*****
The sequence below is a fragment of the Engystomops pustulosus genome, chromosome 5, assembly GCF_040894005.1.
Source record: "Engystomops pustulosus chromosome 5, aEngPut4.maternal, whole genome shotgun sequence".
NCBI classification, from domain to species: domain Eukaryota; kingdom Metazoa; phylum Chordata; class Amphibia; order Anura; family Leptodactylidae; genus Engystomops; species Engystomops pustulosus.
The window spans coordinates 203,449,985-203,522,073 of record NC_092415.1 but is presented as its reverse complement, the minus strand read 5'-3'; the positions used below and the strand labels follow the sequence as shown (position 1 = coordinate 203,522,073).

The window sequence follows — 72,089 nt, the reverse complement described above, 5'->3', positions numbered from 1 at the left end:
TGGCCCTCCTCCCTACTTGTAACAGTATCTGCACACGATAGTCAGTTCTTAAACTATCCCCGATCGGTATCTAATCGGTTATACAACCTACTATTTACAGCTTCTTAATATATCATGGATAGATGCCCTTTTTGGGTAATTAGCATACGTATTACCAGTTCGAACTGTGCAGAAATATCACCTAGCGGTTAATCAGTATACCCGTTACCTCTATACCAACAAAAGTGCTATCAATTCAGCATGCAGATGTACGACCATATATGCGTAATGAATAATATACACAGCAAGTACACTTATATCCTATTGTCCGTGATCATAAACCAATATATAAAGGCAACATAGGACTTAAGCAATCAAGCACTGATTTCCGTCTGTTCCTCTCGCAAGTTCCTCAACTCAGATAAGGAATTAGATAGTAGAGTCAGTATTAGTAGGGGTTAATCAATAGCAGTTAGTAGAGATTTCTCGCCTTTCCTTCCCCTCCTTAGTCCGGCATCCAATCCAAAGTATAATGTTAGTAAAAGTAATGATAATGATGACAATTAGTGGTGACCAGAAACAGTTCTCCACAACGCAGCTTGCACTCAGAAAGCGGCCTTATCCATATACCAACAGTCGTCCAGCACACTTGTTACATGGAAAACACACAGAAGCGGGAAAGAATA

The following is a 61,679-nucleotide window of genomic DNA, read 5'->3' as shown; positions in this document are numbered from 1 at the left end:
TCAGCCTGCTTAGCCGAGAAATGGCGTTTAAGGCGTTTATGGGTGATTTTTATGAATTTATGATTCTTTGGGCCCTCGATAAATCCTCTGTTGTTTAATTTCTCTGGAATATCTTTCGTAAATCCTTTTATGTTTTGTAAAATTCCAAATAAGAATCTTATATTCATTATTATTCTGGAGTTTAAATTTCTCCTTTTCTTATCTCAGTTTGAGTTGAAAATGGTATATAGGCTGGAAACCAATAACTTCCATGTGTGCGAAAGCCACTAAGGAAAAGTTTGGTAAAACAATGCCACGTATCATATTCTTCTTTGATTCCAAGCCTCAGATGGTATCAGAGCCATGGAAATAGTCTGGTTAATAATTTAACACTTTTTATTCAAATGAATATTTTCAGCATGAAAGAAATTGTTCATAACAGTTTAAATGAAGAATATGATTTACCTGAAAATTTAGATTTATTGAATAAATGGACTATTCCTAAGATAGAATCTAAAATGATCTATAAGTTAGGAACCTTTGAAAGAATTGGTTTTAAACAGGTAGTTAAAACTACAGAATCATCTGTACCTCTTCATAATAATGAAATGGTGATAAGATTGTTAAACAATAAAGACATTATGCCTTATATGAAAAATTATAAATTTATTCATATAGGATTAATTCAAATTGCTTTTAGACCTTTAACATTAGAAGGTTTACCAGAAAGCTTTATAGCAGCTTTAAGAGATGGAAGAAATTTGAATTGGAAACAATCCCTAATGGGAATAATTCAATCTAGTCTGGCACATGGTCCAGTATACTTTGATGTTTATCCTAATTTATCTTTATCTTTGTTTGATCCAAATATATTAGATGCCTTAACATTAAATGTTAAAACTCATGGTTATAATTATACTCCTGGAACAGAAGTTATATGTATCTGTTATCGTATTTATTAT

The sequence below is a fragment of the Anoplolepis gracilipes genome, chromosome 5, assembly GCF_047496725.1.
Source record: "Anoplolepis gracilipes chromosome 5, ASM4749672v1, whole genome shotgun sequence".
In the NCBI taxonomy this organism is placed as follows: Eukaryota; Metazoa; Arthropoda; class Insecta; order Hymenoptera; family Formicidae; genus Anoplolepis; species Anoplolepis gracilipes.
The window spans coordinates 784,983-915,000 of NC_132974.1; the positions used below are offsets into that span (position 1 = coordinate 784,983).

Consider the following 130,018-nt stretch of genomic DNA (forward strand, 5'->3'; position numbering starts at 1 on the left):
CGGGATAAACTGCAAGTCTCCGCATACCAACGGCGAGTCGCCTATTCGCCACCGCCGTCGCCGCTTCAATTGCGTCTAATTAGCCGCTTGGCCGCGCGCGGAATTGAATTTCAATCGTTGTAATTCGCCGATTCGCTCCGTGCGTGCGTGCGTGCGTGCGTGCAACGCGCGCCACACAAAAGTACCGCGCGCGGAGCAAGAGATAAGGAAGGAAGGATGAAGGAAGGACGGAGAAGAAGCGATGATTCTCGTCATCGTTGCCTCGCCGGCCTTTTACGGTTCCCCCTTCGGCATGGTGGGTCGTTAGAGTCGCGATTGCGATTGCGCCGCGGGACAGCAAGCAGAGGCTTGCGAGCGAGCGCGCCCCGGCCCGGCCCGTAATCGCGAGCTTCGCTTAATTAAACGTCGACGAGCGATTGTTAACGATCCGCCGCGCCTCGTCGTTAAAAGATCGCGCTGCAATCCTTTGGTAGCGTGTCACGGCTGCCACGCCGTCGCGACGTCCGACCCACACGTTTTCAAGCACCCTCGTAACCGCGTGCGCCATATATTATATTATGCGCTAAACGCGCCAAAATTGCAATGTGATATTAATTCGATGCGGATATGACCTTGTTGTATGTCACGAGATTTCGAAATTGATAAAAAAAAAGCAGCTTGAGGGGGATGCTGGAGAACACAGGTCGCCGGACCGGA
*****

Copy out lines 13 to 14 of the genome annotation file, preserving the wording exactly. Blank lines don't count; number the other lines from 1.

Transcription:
Consider the following 130,018-nt stretch of genomic DNA (forward strand, 5'->3'; position numbering starts at 1 on the left):
CGGGATAAACTGCAAGTCTCCGCATACCAACGGCGAGTCGCCTATTCGCCACCGCCGTCGCCGCTTCAATTGCGTCTAATTAGCCGCTTGGCCGCGCGCGGAATTGAATTTCAATCGTTGTAATTCGCCGATTCGCTCCGTGCGTGCGTGCGTGCGTGCGTGCAACGCGCGCCACACAAAAGTACCGCGCGCGGAGCAAGAGATAAGGAAGGAAGGATGAAGGAAGGACGGAGAAGAAGCGATGATTCTCGTCATCGTTGCCTCGCCGGCCTTTTACGGTTCCCCCTTCGGCATGGTGGGTCGTTAGAGTCGCGATTGCGATTGCGCCGCGGGACAGCAAGCAGAGGCTTGCGAGCGAGCGCGCCCCGGCCCGGCCCGTAATCGCGAGCTTCGCTTAATTAAACGTCGACGAGCGATTGTTAACGATCCGCCGCGCCTCGTCGTTAAAAGATCGCGCTGCAATCCTTTGGTAGCGTGTCACGGCTGCCACGCCGTCGCGACGTCCGACCCACACGTTTTCAAGCACCCTCGTAACCGCGTGCGCCATATATTATATTATGCGCTAAACGCGCCAAAATTGCAATGTGATATTAATTCGATGCGGATATGACCTTGTTGTATGTCACGAGATTTCGAAATTGATAAAAAAAAAGCAGCTTGAGGGGGATGCTGGAGAACACAGGTCGCCGGACCGGA